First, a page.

An upbeat President Bush (search) set forth an aggressive agenda for the next four years, but he also must deal with the realities his predecessors faced — second terms tend to be disappointments, often marred by scandals, infighting and lackluster performances.

In his second term, Bill Clinton (search) suffered through impeachment by the House and trial in the Senate after his affair with intern Monica Lewinsky. The Iran-Contra scandal (search) and upheaval in his inner circle marred Ronald Reagan's second term.

Richard Nixon rode a 49-state landslide into a second term in 1972 and within two years resigned over the Watergate scandal (search). Dogged by health problems, Republican Dwight Eisenhower watched the Democrats increase their grip on Congress while the Soviet Union took the first leaps in the space race.

"We expect too much. Second-term presidents get careless and cocky. They either overreach, or do something illegal, or don't manage the way they should," said Stephen Wayne, a political science professor at Georgetown University.

Claiming "the will of the people at my back," Bush pledged to bring democracy to Iraq, overhaul the tax code, revamp Social Security, trim the deficit, win enactment of limits on medical malpractice lawsuits, pass an energy bill and create more jobs.

"I earned capital in the campaign, political capital, and now I intend to spend it," he told reporters.

While political veterans say they never would underestimate Bush, especially after his solid victory, they also argue that second terms can be a minefield.

Conservative economist Bruce Bartlett, who advised both Reagan and Bush's father, said Bush should have chosen between revamping the tax code and Social Security — there isn't enough time to overhaul both "even with expanded Republican control of both houses."

"It's a cliche, but it's true, anyway: Presidents become lame ducks the day they're re-elected," Bartlett said.

Furthermore, if Bush does get to name several Supreme Court justices, confirmation battles could tie up the Senate for many months, dimming chances for domestic legislation.

David Gergen, who served in the administrations of Presidents Nixon, Ford, Reagan and Clinton, contends that second terms often come up short because the top-notch individuals brought into office by a new president seldom stick around for eight years, energy ebbs and "anything you really wanted to do, you did in the first term."

In Woodrow Wilson's second term, the Senate rejected his proposal for a League of Nations, and he spent his final months as an invalid after suffering several strokes.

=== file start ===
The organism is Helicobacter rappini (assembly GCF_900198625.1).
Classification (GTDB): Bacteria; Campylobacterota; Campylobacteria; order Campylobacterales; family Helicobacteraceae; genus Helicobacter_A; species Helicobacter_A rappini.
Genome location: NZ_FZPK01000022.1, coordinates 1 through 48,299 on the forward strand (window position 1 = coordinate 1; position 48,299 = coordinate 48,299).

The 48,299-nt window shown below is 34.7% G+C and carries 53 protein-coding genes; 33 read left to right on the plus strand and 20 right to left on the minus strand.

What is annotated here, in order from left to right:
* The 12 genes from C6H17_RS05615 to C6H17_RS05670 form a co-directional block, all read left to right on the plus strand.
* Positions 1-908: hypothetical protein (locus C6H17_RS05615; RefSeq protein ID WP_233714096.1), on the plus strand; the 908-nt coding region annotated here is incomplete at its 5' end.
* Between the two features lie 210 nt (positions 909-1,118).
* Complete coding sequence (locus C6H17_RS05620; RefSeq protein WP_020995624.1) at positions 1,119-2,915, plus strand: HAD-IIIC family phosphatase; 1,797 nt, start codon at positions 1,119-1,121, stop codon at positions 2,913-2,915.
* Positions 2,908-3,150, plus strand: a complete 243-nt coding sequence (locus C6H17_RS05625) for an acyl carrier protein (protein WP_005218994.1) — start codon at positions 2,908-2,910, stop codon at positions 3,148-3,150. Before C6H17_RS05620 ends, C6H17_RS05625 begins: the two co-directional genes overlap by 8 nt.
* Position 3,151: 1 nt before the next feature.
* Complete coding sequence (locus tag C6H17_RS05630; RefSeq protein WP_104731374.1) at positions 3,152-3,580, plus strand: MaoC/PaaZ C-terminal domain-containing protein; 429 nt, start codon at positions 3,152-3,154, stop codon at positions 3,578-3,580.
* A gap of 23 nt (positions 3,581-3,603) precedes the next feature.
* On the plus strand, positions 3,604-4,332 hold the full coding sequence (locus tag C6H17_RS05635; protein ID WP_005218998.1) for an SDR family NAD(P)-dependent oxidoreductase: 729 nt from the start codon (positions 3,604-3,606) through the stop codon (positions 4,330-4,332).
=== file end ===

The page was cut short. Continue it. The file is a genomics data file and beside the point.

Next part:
Even Franklin D. Roosevelt, who went on to a record four terms and a multitude of accolades as a World War II leader, had a dismal second term. After winning re-election in 1936, he tried to expand and pack the Supreme Court. It backfired, bringing widespread public scorn and significant Democratic losses in Congress in the 1938 midterm elections.

Democrat Harry Truman served the equivalent of two terms, filling out the remaining 3 1/2 years of Roosevelt's fourth and final term and winning on his own in 1948. But Truman's tenure was marred by a stalemated Korean War and Soviet acquisition of nuclear weapons. He chose not to run again in 1952.

Bush has a small window to accomplish something because members of his own Republican Party "are going to get increasingly preoccupied with 2008, and that includes Bill Frist," said Norman Ornstein of the American Enterprise Institute. Tennessee's Frist, the Senate majority leader, is eyeing a 2008 presidential run.

Many analysts suggest that Bush has his best chance at getting several domestic initiatives through Congress, including an energy bill, an overhaul of the bankruptcy code and malpractice limitation legislation.

But he could find an all-Republican government a mixed blessing.

"His conservative base will expect him to deliver," said Thomas Mann, a presidential scholar at the Brookings Institution. Pushing measures dear to the religious right could limit his bargaining ability on other issues and make him burn through that political capital quickly, Mann said.

Sometimes second-term presidents grow weary of domestic battles and turn their attention to foreign policy challenges, mindful of their legacies.

Fred Greenstein, a Princeton University political scientist, points to Clinton's end-of-term efforts to bring peace to the Middle East and Reagan's outreach to Soviet President Mikhail Gorbachev that helped hasten the end of the Cold War.

"Second terms, in part, are for the history books," Greenstein said.